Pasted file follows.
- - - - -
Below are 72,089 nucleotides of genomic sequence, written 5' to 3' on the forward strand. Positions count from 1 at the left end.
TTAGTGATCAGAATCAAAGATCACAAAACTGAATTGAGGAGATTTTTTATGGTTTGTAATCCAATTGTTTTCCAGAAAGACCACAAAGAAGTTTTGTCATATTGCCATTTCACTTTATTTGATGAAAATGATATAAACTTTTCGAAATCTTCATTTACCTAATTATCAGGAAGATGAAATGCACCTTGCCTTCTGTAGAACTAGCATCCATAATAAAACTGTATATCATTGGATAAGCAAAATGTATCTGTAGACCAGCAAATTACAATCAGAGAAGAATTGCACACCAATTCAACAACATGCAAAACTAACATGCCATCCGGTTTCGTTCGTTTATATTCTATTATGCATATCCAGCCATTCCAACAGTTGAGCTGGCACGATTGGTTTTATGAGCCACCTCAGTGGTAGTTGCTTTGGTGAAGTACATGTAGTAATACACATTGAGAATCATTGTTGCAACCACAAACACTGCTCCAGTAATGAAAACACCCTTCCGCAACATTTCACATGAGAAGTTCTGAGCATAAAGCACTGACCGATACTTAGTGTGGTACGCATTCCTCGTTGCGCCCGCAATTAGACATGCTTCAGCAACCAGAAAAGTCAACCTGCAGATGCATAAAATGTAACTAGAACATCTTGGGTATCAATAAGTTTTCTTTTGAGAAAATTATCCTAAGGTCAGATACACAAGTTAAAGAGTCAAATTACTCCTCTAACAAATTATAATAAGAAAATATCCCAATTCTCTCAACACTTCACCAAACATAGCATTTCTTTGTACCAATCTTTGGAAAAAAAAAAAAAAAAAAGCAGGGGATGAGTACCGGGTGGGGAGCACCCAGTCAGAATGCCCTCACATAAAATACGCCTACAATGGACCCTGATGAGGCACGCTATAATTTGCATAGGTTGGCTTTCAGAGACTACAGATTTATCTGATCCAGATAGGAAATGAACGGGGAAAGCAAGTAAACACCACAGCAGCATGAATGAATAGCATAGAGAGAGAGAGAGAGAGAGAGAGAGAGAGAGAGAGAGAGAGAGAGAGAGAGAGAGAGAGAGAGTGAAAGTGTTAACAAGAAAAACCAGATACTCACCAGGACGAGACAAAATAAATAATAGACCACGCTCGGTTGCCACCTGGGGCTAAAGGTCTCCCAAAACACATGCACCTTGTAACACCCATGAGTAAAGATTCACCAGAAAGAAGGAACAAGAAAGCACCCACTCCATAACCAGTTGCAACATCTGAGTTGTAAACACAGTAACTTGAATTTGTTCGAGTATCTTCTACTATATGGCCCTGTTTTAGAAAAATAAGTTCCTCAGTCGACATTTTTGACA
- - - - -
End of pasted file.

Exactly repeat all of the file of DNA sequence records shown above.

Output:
Below are 72,089 nucleotides of genomic sequence, written 5' to 3' on the forward strand. Positions count from 1 at the left end.
TTAGTGATCAGAATCAAAGATCACAAAACTGAATTGAGGAGATTTTTTATGGTTTGTAATCCAATTGTTTTCCAGAAAGACCACAAAGAAGTTTTGTCATATTGCCATTTCACTTTATTTGATGAAAATGATATAAACTTTTCGAAATCTTCATTTACCTAATTATCAGGAAGATGAAATGCACCTTGCCTTCTGTAGAACTAGCATCCATAATAAAACTGTATATCATTGGATAAGCAAAATGTATCTGTAGACCAGCAAATTACAATCAGAGAAGAATTGCACACCAATTCAACAACATGCAAAACTAACATGCCATCCGGTTTCGTTCGTTTATATTCTATTATGCATATCCAGCCATTCCAACAGTTGAGCTGGCACGATTGGTTTTATGAGCCACCTCAGTGGTAGTTGCTTTGGTGAAGTACATGTAGTAATACACATTGAGAATCATTGTTGCAACCACAAACACTGCTCCAGTAATGAAAACACCCTTCCGCAACATTTCACATGAGAAGTTCTGAGCATAAAGCACTGACCGATACTTAGTGTGGTACGCATTCCTCGTTGCGCCCGCAATTAGACATGCTTCAGCAACCAGAAAAGTCAACCTGCAGATGCATAAAATGTAACTAGAACATCTTGGGTATCAATAAGTTTTCTTTTGAGAAAATTATCCTAAGGTCAGATACACAAGTTAAAGAGTCAAATTACTCCTCTAACAAATTATAATAAGAAAATATCCCAATTCTCTCAACACTTCACCAAACATAGCATTTCTTTGTACCAATCTTTGGAAAAAAAAAAAAAAAAAAGCAGGGGATGAGTACCGGGTGGGGAGCACCCAGTCAGAATGCCCTCACATAAAATACGCCTACAATGGACCCTGATGAGGCACGCTATAATTTGCATAGGTTGGCTTTCAGAGACTACAGATTTATCTGATCCAGATAGGAAATGAACGGGGAAAGCAAGTAAACACCACAGCAGCATGAATGAATAGCATAGAGAGAGAGAGAGAGAGAGAGAGAGAGAGAGAGAGAGAGAGAGAGAGAGAGAGAGAGAGAGAGTGAAAGTGTTAACAAGAAAAACCAGATACTCACCAGGACGAGACAAAATAAATAATAGACCACGCTCGGTTGCCACCTGGGGCTAAAGGTCTCCCAAAACACATGCACCTTGTAACACCCATGAGTAAAGATTCACCAGAAAGAAGGAACAAGAAAGCACCCACTCCATAACCAGTTGCAACATCTGAGTTGTAAACACAGTAACTTGAATTTGTTCGAGTATCTTCTACTATATGGCCCTGTTTTAGAAAAATAAGTTCCTCAGTCGACATTTTTGACA